A study published recently in the journal Nutrients sounded the alarm about salt, sugar, saturated fat and total calories in highly processed packaged foods—the kinds that currently dominate the US food supply. The study, “The Healthfulness of the US Packaged Food and Beverage Supply: A Cross-Sectional Study,” comes from Northwestern University and was intended “to provide new information for consumers, researchers and policymakers to encourage food manufacturers to reformulate or replace unhealthy products and to inform the U.S. government on where action may be needed to improve the healthfulness of the U.S. packaged food and beverage supply.” A noble cause, certainly, but one not without its flaws. Let’s take a closer look at the weaknesses of such an assessment.
Food products evaluated in this study were ranked based on criteria that place greater emphasis on dietary aspects that the public are generally advised to avoid—such as saturated fat, sodium and sugar—and less emphasis on the nutrient density of an item—the vitamins, minerals and essential amino acids. One of the criteria employed—the Health Star Rating (HSR) system used in Australia and New Zealand—is highly flawed and misleading. It makes no distinction between naturally occurring and added sugars, which results in sugary breakfast cereals being anointed with a high score, and highly nutritious foods that may be high in fat and low in fiber (Greek yogurt, for example) receiving lower scores. Numerous media outlets have called for changes to the HSR system for this reason and others—including that HSR scores are intended to allow comparison only among similar products rather than between product categories. In other words, the rating for a packaged pastry is compared against parameters for other pastries, not against, say, sardines, or some other much more nutritious food.
Another problematic aspect of this study is that it is, at least in part, based on outdated science. Lead author Abigail Baldridge said, “To say that our food supply is highly processed won't shock anyone, but it's important that we hold food and beverage manufacturers accountable by continually documenting how they're doing in terms of providing healthy foods for consumers. And the verdict is they can and should be doing a whole lot better.” No one would argue that reading ingredient lists and Nutrition Facts panels on ultra-processed food products should come with warnings about being horrified and going into shock, but the reasons for these reactions may be different from what one would first assume.
Saying that food manufacturers “can and should be doing a whole lot better” implies that what they’re doing now is wrong. Some of it is, yes, but not all of it. For example, sodium is fingered as a negative aspect of ultra-processed foods, but a large and still expanding body of research indicates that decades of warnings about the dangers of high-sodium diets and advice to consume a low-sodium diet are not supported by the data. Low sodium intake is more strongly correlated with risk for cardiovascular (CV) events than higher intakes are. The sweet spot—the lowest risk for such events—was seen at approximately 5 grams of sodium per day, which is above the 2300 mg daily limit currently recommended by the American Heart Association and well above the 1500 mg limit the organization says is “ideal.” Based on data from over 82,000 subjects, the lowest tertile of sodium intake had a significant inverse relationship with CV events, while the highest tertile had a positive but non-significant correlation. Continued fearmongering about sodium is misleading to the public. With a tsunami of cardiometabolic disease crashing down upon us, people deserve better.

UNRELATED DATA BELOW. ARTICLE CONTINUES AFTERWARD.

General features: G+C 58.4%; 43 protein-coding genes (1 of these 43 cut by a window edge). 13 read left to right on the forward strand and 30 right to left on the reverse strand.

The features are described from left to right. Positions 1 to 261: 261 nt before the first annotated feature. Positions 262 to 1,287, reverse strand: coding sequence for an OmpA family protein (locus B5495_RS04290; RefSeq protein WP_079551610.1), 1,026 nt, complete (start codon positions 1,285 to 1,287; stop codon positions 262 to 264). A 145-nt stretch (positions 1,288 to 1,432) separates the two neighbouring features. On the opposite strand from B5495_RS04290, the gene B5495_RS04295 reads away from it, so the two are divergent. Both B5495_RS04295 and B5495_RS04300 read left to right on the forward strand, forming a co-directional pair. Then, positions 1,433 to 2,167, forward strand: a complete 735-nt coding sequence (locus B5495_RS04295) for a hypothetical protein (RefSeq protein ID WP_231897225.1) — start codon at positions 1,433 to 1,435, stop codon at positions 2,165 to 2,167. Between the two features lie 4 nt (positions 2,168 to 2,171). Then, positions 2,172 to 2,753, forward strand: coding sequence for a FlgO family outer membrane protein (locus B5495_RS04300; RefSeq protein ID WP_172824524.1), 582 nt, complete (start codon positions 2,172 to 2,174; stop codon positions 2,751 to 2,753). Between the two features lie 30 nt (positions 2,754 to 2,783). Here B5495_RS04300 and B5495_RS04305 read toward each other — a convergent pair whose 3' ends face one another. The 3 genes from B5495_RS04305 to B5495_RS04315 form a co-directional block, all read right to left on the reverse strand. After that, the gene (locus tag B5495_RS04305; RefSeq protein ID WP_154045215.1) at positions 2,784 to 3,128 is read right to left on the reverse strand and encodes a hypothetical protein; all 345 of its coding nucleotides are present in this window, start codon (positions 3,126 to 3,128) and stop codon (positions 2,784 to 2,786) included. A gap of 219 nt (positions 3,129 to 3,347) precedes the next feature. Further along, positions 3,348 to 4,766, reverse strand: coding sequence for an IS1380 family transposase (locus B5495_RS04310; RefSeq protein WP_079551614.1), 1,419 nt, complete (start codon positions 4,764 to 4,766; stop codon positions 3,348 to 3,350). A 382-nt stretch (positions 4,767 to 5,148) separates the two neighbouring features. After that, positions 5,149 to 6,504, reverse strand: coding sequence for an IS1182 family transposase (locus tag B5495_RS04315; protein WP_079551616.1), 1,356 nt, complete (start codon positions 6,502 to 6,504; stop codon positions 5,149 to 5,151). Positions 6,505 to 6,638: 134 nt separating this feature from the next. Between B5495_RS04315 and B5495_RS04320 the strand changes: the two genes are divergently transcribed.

Another dietary element studies looking at processed foods might be misrepresenting is saturated fat. Like sodium—but perhaps even more so—saturated fat has for decades stood accused of crimes against human health. However, this delicious nutrient, found in healthy and/or nutrient-rich foods such as red meat, full-fat dairy, and coconut, has finally been exonerated after meta-analyses too numerous to ignore concluded that there’s no association between saturated fat intake and risk for cardiovascular or coronary heart disease.
While saturated fat continues to be wrongfully demonized, polyunsaturated fats are lauded as health-promoting. This, too, misleads the public. The only truly biologically “essential” fatty acids belong to the polyunsaturated category (n-3 alpha-linolenic acid and n-6 linoleic acid), but never before in human history did we consume n-6 fats in the quantities we do today, thanks only to extraction and processing technology that wrenches oil out of soybeans, corn kernels, cottonseeds and safflower seeds. The high level of n-6 in the modern diet, particularly when coupled with a high refined sugar intake, appears to be far more harmful for cardiovascular health than saturated fat ever was.
Cooking at home from whole, unprocessed items—foods that either don’t come with a barcode or that are one-ingredient foods (beef, salmon, turkey, avocado, broccoli, carrots, onions) is a way to ensure avoidance of excessive amounts of sugar, refined grains and polyunsaturated seed oils. But in the modern world, many people are lucky if they have the time, the resources, and the knowledge to do most of their cooking from scratch at home. Processed foods are convenient and often economical. Patients (and their doctors!) need not fear these entirely. These can, in fact, fit into a healthy and nutritious diet. People just need to understand how to read labels and ingredient lists to be aware of what, exactly, the products contain, and whether or not any individual ingredient is reason for concern.